GOVERNMENT ON THE BACKFOOT IN THE CBI AFFAIR
It cannot but be politically embarrassing for the Narendra Mo di government that the decision to send two squabbling central bureau of Investigation (CBI) oficials on leave by the Central Vigilance Commission (CVC), presumably at the government’s behest, has barely passed muster in the Supreme Court.
The court may not have reinstated the director, Alok Verma, and the special director, Rakesh Asthana, but it has requested a retired Supreme Court judge, A.K. Patnaik, to monitor the CVC’S probe into the allegations against Verma which led to his removal. The centre and the CVC have also been ASKED to ile THEIR response to Verma’s petition on the steps taken against him.
Any presumption on the government’s part, therefore, that its intervention in the CBI in what has been called by its critics as a midnight coup will mean that it will be back to business in the organisation under a new director, M. Nageswara Rao, has been belied.
Far from being def used, the controversy has only been put on the back burner with the court virtually assuming the role of governing the premier investigative agency with Rao being told not to take any policy decisions.
For any government, the loss of control over a major institution is tantamount to a loss of face. It is also a godsend to the opposition. Till now, the latter had been groping for an issue with which to attack the government in the run-up to the assembly elections In ive states.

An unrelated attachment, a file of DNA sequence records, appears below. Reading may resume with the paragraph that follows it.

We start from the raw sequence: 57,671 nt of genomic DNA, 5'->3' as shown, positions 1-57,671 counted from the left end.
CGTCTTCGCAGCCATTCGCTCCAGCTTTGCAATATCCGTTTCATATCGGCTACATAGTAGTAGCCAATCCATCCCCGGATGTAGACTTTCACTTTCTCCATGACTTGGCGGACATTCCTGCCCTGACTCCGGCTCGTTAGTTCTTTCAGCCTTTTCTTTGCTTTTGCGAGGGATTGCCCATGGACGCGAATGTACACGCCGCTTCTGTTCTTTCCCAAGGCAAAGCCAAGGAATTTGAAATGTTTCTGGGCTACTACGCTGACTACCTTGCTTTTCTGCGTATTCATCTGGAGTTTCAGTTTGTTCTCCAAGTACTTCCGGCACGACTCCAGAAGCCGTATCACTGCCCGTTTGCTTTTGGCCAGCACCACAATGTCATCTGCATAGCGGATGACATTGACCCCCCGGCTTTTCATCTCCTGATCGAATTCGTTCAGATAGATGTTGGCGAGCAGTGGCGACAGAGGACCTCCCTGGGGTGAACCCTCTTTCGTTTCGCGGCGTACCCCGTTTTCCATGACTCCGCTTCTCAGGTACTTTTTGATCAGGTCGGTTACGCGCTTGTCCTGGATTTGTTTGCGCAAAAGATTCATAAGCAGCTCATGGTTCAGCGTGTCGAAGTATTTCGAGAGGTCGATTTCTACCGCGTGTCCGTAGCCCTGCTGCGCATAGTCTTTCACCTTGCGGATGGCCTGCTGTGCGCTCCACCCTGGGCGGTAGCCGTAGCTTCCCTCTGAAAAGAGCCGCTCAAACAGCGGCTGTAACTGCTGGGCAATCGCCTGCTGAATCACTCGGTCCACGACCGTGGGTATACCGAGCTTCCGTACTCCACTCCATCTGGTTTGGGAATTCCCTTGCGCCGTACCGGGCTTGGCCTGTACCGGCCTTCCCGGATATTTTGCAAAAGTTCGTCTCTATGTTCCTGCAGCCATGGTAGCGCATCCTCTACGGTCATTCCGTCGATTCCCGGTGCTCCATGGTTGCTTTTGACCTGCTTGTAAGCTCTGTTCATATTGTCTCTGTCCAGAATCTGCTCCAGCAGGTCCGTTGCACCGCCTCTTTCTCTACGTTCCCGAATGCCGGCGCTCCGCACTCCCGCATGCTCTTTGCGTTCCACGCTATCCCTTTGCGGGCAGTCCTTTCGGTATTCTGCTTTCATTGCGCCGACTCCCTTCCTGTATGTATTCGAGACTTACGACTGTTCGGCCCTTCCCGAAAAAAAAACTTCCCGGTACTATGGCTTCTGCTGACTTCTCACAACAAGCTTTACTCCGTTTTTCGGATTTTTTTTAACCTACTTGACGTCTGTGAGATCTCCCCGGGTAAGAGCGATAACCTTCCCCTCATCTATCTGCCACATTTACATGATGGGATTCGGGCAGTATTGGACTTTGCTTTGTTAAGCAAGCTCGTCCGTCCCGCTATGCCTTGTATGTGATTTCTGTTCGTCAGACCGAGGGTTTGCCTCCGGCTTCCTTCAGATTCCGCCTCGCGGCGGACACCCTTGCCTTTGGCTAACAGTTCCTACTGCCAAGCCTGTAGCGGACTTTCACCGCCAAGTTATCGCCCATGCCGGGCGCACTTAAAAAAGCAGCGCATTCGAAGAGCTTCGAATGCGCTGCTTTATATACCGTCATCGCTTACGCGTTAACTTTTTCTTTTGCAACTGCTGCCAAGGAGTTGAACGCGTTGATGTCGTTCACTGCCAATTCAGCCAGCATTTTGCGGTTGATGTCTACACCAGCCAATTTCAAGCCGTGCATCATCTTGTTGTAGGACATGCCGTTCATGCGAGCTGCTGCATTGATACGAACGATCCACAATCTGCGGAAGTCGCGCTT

But, now, even more than the Rafael aircraft deal which is being used by the Congress to accuse the government of crony capitalism, l’affaire CBI will give the party a handy stick with which to beat the ruling dispensation.
The latter, too, and also the Bharatiya Janata Party (BJP), will be worried about the impact of the court case on the middle class. If it transpires that there is a grain of truth in the charge that THE root of THE INIGHTING At THE top of the organisation was the foisting of what has been called the ruling party’s blue-eyed boy, Asthana, in the CBI, then the reaction of the volatile middle class cannot be favourable.
THIS Inluential Group may BE willing to bide its time before the promises of ‘vikas’ ARE Fulilled. But Any suggestion that the government was undermining the autonomy of a generally well-regarded institution by playing favourites with the oficials CAN HAVE politically DAMAGING consequences. As it is, the CBI had been called a “caged parrot” by the Supreme Court when it was described as the “Congress Bureau of Investigation” when Manmohan Singh was the prime minister. The expectation was that the outit would BE put BACK on Its FEET By the new dispensation so that it would be able to retain its reputation for integrity AND EFICIENCY. But THE latest turn of events suggests that the more things change, the more they remain the same.
One reason why the CBI had become the last resort for all controversial cases was the steady deterioration in the impartiality and competence of the police, which had long become a plaything in the hands of politicians where bending the rules were concerned.
If the CBI is also seen to be going down the same path, the government will have to share a great deal of the blame. The chances of this happening are high considering that the Supreme Court will deal with a petition by a non-government organisation on a probe into the allegations of corruption against ASTHANA AND other CBI oficials.
It cannot be a matter of solace to the government that the Supreme Court is increasingly assuming the role of an arbiter in areas where the government and the legislature should have had the inal say such As DETERMINING THE rights of homosexuals or the entry of women into temples.